Investing in Kenyan real estate requires that investors think out of the box to make profits. Land cost around Nairobi continue to appreciate , making it quite costly to own.
The solution to this lies in leasing land instead of buying. The standard lease of 5 years 3 months is good enough.
A potential investor can then lease vacant prime land for 5 years then carry out their business and keep renewing the lease indefinitely if land owner agrees.
The restaurant above, situated in Karen along Ngong road , is a good example of this. The construction is made of materials that can be easily dismantled once the lease is terminated.
Tulips restaurant in Kileleshwa, designed by a4architect.com, is another good example of how a 5 year lease on land that can accomodate additional buildings can work out.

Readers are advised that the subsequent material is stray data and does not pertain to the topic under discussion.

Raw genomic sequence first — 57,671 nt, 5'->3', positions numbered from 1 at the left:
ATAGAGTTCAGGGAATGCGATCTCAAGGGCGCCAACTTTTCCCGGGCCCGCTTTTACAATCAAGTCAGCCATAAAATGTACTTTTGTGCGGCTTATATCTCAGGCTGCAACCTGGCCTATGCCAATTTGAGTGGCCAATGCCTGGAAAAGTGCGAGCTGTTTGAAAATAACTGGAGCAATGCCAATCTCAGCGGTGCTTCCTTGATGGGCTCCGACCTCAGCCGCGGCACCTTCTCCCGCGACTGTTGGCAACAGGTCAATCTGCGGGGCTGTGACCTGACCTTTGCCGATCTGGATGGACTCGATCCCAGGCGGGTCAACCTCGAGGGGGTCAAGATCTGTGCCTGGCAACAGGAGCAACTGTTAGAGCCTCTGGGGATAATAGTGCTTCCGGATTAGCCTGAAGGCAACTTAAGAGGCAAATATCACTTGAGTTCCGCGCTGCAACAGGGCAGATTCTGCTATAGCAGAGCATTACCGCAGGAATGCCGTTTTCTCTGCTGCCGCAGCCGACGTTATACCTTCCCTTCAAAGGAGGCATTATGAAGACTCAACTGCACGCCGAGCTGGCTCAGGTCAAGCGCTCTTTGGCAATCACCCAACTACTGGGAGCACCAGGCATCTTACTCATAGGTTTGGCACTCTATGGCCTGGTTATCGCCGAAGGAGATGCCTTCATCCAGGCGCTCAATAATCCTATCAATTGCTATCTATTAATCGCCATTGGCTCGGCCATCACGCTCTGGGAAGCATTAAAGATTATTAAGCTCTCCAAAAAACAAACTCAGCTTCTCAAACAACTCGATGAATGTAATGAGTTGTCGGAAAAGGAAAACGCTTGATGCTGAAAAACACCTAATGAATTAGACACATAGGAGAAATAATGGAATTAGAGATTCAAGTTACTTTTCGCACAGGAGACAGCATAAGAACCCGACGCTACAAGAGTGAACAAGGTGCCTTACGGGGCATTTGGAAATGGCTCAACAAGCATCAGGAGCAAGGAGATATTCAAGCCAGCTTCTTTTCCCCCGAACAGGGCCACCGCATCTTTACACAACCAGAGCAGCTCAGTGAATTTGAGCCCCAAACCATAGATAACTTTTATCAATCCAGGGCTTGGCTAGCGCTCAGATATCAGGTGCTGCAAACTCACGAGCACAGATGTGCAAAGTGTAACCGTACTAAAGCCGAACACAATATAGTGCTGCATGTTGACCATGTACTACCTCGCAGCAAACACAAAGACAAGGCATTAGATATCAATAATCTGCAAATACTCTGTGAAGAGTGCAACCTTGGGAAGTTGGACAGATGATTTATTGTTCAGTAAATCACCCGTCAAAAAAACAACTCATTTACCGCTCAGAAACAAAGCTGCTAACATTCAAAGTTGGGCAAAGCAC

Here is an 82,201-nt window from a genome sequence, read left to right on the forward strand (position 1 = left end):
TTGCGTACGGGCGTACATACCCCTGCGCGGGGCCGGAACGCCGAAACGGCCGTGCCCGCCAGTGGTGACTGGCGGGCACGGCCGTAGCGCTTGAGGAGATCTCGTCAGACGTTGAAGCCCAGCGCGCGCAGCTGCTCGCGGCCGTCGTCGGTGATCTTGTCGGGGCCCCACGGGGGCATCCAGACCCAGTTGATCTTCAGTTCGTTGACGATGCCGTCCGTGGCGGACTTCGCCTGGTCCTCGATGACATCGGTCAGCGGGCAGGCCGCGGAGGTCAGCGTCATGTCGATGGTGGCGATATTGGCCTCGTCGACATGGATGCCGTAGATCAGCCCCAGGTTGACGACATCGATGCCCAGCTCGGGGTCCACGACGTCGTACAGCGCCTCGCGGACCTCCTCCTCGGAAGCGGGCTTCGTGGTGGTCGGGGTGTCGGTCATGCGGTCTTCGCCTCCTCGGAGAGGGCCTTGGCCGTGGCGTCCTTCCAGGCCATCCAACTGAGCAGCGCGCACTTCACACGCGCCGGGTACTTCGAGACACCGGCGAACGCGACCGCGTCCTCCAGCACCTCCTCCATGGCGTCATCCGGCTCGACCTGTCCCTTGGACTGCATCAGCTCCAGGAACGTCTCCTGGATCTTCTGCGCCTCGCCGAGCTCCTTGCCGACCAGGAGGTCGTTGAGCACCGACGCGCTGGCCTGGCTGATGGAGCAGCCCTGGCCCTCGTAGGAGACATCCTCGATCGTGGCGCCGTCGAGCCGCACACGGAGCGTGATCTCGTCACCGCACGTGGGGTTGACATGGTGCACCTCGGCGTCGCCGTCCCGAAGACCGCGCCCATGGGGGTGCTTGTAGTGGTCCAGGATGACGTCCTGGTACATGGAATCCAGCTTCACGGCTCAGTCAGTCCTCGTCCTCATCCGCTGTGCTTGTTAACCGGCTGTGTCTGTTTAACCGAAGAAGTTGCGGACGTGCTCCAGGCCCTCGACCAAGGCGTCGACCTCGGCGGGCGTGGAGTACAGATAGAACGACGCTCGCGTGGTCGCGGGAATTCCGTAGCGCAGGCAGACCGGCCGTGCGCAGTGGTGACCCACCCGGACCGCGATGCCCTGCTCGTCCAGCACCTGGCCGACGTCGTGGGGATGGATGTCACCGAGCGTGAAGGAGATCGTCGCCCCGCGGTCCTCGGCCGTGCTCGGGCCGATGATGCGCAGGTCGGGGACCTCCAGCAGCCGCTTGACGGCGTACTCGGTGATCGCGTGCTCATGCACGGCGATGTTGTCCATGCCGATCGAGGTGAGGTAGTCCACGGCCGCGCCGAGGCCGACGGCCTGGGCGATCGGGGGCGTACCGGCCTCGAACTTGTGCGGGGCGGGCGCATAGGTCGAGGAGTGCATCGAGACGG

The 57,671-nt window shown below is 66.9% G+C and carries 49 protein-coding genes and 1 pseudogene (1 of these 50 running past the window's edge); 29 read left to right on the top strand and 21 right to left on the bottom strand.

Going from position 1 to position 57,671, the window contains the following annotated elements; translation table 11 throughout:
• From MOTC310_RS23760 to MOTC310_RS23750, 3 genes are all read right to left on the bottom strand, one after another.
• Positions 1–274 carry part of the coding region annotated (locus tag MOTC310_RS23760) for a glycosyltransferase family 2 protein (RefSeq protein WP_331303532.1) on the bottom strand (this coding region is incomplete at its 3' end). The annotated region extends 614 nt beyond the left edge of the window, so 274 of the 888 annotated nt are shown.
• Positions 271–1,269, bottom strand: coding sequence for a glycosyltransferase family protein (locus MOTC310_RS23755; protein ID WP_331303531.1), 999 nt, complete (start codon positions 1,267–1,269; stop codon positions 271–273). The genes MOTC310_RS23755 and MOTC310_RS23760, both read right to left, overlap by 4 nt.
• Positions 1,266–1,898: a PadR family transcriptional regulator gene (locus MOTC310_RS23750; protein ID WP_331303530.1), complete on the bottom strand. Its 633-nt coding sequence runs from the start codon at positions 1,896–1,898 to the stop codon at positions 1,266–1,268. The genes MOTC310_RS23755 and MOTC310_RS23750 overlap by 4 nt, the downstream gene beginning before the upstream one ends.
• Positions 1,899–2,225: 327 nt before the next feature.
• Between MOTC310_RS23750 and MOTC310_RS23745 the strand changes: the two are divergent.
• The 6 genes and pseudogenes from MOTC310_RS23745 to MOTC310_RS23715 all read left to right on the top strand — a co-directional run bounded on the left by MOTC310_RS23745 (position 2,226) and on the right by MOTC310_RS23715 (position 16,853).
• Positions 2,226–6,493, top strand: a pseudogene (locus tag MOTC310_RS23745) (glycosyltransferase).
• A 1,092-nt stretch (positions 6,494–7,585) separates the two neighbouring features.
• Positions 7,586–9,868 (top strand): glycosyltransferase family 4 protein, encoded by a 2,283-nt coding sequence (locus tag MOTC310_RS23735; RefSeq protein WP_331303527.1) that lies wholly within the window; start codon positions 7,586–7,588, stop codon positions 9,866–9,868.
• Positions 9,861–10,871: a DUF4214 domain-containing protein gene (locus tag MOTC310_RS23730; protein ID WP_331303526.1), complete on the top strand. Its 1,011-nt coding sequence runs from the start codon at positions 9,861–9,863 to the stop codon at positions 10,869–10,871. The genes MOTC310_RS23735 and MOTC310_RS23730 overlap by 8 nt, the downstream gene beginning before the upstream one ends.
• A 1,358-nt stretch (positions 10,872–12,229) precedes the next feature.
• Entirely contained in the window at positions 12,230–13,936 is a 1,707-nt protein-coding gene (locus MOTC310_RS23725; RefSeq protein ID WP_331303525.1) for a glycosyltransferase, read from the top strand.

Leasing vacant prime lands as in the case above makes it a very easy way to embark on Kenyan real estate without paying through the nose with an arm and a leg.
Most leases are for business premises.The same concept can be utilised in residential projects whereby an investor leases a vacant plot then puts up buildings for rent within the 5 year 3 months period.
Return on Investment.
Assuming an investor leases a 1/8th prime vacant property in a busy town like Kitengela for say kes 50,000 per month, then he constructs 15 shop spaces for rent at a cost of kes 3 million, he can collect rent of 15 x20,000=kes 300,000. Assuming kes 50,000 rent plus another kes 50,000 for running costs/maintenance, the profit will be kes 200,000 per month.
This will take kes3,000,000/kes 200,000= 1.25 years to repay the initial costs. You can then benefit from the profit for the next 4 years, making kes 200,000 x12 x 4=kes 9.6 million which can then be reinvested in the same scheme.
Interested investors can contact firstname.lastname@example.org to start the process of locating viable land and setting up the prefabricated buildings.
Architect Francis Gichuhi Kamau.